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by Sue Clark, AARP Bulletin, June 19, 2009|Comments: 0
I met my boyfriend, Robert, at age 59. I hadn’t had much luck with men prior to that.
We were at a local music spot and he sidled over to my friend Linda and me. He plied us with Perriers, and asked me to dance. When the rock ’n’ roll segued into slow blues, we went out to the patio to talk.
“When did you graduate high school?” he asked tactfully.
“Wilson High, class of ’65,” I replied.
“Oh that’s good.” He smiled. “You’re a freshman and I’m a senior.”
That sweet comment made me feel 15, and led to seeing him again. Two years later, we’re still dating. Truth be told, I still feel 15, and he merely validates it.
I don’t Botox or peel. I have weathered Southern California skin and wish I’d listened to Mom’s admonitions about sunscreen. (“Oh, Mom, all the kids use baby oil.”) But I’m lucky to have someone who thinks I look good. (One charm of senior relationships is that neither of us can see all that well, especially without our glasses. Instant face-lift.)
My boomer friends and I are not going gentle into the dark night of old age. To begin with, we don’t think we have to age. If our knees blow out, we ask the surgeon to make us new ones. And if we can’t jog anymore, we bike or swim.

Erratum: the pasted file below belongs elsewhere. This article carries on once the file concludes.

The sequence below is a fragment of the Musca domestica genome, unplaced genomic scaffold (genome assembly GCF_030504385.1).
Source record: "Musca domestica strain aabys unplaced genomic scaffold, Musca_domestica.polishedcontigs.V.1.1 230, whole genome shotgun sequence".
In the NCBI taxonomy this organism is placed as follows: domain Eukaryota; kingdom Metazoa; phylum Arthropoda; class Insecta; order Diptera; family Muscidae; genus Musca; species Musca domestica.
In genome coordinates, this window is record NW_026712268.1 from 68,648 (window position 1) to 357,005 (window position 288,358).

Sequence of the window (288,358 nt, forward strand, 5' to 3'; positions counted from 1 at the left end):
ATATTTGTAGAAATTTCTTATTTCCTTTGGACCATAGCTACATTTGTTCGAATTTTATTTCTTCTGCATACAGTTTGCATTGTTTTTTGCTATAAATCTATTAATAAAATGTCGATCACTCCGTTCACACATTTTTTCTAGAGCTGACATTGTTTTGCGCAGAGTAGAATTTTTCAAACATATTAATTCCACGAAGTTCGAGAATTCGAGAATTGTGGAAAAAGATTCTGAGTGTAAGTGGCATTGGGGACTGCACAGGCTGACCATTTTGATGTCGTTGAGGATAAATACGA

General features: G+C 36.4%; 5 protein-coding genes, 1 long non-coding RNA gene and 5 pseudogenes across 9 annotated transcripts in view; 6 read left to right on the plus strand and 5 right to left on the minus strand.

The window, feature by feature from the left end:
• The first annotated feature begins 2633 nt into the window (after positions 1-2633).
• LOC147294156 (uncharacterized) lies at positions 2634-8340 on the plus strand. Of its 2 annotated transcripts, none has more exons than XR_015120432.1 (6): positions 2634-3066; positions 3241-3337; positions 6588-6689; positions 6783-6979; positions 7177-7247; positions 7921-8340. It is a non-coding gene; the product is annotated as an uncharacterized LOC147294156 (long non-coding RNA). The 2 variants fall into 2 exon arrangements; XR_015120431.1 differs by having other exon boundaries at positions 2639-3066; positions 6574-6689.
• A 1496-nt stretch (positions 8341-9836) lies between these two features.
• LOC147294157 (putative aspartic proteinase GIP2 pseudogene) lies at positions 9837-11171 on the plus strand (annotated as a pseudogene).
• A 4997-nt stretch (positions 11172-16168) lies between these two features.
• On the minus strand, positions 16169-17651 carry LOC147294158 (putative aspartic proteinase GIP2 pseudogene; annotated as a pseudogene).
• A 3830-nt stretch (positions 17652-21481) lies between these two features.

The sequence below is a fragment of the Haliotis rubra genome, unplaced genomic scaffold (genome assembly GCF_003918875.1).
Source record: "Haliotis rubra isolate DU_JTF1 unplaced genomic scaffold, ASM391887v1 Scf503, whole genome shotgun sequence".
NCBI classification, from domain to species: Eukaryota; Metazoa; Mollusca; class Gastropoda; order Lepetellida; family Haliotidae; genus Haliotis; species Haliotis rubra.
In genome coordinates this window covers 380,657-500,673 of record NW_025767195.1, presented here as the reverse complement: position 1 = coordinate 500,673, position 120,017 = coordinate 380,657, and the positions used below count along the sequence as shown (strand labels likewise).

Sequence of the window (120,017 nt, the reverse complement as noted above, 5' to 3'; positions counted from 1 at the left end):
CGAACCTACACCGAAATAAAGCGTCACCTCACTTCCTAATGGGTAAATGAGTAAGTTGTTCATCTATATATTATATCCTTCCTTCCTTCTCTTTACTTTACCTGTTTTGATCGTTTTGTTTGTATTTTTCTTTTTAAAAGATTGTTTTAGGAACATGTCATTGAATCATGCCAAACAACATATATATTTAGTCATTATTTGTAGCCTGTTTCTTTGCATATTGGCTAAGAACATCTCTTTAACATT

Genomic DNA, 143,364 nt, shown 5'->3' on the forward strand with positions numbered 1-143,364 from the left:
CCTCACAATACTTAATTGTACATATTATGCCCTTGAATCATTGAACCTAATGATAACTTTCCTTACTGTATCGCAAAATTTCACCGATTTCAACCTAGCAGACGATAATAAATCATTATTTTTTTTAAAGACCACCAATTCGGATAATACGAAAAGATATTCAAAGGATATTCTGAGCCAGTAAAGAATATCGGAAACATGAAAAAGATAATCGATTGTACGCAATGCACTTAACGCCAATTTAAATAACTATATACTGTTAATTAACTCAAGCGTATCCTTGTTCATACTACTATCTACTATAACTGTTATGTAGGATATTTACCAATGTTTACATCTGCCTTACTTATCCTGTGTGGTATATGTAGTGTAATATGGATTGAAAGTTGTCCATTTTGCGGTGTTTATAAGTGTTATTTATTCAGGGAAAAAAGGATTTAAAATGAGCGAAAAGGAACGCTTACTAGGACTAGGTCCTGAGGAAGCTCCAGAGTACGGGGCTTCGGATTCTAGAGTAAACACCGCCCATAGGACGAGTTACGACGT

One of Robert’s friends summed him up well. “To love Robert, you have to love the child in him.” And I believe that’s the key to my entire generation. We still sing rock ’n’ roll and wear blue jeans. Anyone who courts our demographic would do well to remember that we feel internally and eternally youthful.
There is a scene in the movie Young @ Heart where a choir of seniors, average age 75, sings “Forever Young” to some male prisoners in New England. The camera pans the faces of inmates as they listen and some of the toughest begin to weep.
There is also a look of bemusement on their faces, as they make the most important mental shift that young people can make about my tribe. They see that kindness is ageless.
AARP Bulletin’s "What I Really Know" column comes from our readers. Each month we solicit personal essays on a selected topic and post some of our favorites in print and online. Sue Clark is a reader from Grass Valley, Calif.
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